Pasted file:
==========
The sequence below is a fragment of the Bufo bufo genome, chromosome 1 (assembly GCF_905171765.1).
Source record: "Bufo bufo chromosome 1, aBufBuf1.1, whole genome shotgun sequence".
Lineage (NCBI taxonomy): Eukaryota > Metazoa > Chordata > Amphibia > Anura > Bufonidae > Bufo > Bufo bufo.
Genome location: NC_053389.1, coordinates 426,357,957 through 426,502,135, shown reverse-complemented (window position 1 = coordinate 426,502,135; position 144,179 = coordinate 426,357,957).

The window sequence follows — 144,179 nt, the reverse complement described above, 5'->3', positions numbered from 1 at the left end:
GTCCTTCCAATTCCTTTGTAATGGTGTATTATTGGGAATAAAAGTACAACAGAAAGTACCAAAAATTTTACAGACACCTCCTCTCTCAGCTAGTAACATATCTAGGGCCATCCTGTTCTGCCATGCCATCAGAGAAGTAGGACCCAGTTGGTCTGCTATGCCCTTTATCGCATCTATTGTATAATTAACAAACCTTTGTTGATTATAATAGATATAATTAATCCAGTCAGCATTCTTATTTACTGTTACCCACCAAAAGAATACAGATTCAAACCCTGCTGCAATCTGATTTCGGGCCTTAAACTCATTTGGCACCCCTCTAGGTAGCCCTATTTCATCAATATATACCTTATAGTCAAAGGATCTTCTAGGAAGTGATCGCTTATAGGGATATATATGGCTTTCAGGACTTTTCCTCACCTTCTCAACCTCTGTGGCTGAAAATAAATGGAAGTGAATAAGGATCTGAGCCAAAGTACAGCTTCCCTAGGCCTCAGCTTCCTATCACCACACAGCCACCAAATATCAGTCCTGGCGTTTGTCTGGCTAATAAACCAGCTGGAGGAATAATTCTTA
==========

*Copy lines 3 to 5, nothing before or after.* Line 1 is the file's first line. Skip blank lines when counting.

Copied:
Lineage (NCBI taxonomy): Eukaryota > Metazoa > Chordata > Amphibia > Anura > Bufonidae > Bufo > Bufo bufo.
Genome location: NC_053389.1, coordinates 426,357,957 through 426,502,135, shown reverse-complemented (window position 1 = coordinate 426,502,135; position 144,179 = coordinate 426,357,957).

The window sequence follows — 144,179 nt, the reverse complement described above, 5'->3', positions numbered from 1 at the left end: